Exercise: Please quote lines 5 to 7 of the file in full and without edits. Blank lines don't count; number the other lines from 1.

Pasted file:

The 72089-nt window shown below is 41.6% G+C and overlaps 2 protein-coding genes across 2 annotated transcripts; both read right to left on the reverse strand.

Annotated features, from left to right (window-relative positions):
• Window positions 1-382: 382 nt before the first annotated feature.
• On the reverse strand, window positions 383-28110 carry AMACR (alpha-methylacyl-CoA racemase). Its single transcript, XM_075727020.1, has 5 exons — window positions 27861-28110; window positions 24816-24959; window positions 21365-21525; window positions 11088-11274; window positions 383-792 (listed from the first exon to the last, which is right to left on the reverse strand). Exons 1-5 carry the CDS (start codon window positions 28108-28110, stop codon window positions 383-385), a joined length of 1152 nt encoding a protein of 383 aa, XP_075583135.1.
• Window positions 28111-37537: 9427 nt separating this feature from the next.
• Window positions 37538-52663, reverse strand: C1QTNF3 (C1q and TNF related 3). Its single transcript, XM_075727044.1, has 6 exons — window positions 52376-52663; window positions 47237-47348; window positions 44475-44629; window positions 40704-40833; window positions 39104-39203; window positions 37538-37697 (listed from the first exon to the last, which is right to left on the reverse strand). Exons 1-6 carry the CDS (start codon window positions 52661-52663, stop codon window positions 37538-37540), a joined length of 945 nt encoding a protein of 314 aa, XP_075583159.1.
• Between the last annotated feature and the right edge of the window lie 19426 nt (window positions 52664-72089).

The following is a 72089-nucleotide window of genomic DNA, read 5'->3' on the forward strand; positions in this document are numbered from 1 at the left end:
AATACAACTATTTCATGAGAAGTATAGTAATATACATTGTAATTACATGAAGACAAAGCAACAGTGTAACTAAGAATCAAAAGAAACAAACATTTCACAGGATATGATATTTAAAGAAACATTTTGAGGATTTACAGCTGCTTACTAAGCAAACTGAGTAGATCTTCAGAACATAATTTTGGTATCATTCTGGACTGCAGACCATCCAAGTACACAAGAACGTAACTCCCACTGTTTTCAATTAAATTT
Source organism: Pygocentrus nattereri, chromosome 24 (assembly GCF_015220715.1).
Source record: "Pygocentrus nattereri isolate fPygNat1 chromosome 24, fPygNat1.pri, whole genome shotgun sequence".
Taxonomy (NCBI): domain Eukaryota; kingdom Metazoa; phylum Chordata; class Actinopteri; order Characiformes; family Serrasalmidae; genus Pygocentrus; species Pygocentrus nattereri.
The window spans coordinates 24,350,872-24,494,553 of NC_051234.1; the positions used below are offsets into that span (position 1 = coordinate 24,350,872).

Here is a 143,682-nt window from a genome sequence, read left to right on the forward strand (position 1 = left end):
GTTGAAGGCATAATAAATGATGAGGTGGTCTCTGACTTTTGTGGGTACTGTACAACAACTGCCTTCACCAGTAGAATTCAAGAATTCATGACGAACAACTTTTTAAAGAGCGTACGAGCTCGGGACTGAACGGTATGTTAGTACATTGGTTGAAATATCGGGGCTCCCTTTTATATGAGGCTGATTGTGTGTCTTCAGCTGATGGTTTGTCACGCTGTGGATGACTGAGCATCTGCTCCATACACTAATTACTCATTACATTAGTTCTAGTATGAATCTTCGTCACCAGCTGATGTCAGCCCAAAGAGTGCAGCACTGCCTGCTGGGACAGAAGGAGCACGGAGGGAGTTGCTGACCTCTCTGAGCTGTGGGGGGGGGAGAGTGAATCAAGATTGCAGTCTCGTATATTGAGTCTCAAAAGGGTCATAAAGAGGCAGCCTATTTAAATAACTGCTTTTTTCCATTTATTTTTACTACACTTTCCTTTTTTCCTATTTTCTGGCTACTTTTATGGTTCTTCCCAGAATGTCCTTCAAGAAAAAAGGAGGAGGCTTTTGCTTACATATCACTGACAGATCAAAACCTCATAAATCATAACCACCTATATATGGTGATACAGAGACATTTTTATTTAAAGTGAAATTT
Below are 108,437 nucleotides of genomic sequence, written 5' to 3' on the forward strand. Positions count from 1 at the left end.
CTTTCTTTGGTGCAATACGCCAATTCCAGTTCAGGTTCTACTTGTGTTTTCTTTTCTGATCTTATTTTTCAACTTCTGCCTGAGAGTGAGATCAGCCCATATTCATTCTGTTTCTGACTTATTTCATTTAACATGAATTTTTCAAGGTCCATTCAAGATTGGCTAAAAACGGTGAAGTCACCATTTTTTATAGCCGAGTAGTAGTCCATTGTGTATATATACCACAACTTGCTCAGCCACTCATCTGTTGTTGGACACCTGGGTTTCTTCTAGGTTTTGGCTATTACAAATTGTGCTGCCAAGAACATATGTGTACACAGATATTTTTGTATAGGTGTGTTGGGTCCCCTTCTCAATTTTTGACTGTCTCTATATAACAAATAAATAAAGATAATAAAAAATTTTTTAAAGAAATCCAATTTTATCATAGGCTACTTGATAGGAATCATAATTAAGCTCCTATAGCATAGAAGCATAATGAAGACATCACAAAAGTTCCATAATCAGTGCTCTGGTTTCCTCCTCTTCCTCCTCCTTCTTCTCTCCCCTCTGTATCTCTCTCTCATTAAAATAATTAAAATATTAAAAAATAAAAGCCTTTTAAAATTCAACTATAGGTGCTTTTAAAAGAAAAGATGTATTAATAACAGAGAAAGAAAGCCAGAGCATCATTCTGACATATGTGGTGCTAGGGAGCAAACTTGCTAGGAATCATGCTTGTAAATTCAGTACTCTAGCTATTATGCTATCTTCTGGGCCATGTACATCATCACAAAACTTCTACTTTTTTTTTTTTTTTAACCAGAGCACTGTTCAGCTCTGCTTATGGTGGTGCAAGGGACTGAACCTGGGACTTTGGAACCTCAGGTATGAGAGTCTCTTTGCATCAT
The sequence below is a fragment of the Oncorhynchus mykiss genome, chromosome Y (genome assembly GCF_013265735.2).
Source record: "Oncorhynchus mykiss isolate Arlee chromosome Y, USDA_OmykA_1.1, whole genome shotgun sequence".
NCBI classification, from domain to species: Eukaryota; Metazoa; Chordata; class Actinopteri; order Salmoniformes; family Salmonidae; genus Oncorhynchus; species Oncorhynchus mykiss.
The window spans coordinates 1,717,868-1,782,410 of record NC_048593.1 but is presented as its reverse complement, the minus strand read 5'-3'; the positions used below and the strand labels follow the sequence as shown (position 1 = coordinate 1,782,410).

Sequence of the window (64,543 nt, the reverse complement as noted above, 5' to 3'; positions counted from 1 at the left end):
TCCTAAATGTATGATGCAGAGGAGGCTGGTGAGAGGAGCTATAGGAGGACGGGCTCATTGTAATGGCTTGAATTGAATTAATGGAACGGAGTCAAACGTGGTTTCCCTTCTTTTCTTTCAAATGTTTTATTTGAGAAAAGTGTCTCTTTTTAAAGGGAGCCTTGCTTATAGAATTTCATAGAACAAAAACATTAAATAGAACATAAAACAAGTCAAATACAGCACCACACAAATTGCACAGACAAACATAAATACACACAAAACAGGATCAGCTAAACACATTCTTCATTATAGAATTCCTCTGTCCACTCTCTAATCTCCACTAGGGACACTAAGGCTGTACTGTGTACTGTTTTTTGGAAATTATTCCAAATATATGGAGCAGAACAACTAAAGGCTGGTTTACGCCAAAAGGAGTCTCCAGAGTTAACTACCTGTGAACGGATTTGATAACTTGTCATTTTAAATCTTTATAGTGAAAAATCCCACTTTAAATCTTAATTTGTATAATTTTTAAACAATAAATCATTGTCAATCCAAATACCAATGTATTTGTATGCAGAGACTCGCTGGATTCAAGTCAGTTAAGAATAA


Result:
• Window positions 28111-37537: 9427 nt separating this feature from the next.
• Window positions 37538-52663, reverse strand: C1QTNF3 (C1q and TNF related 3). Its single transcript, XM_075727044.1, has 6 exons — window positions 52376-52663; window positions 47237-47348; window positions 44475-44629; window positions 40704-40833; window positions 39104-39203; window positions 37538-37697 (listed from the first exon to the last, which is right to left on the reverse strand). Exons 1-6 carry the CDS (start codon window positions 52661-52663, stop codon window positions 37538-37540), a joined length of 945 nt encoding a protein of 314 aa, XP_075583159.1.
• Between the last annotated feature and the right edge of the window lie 19426 nt (window positions 52664-72089).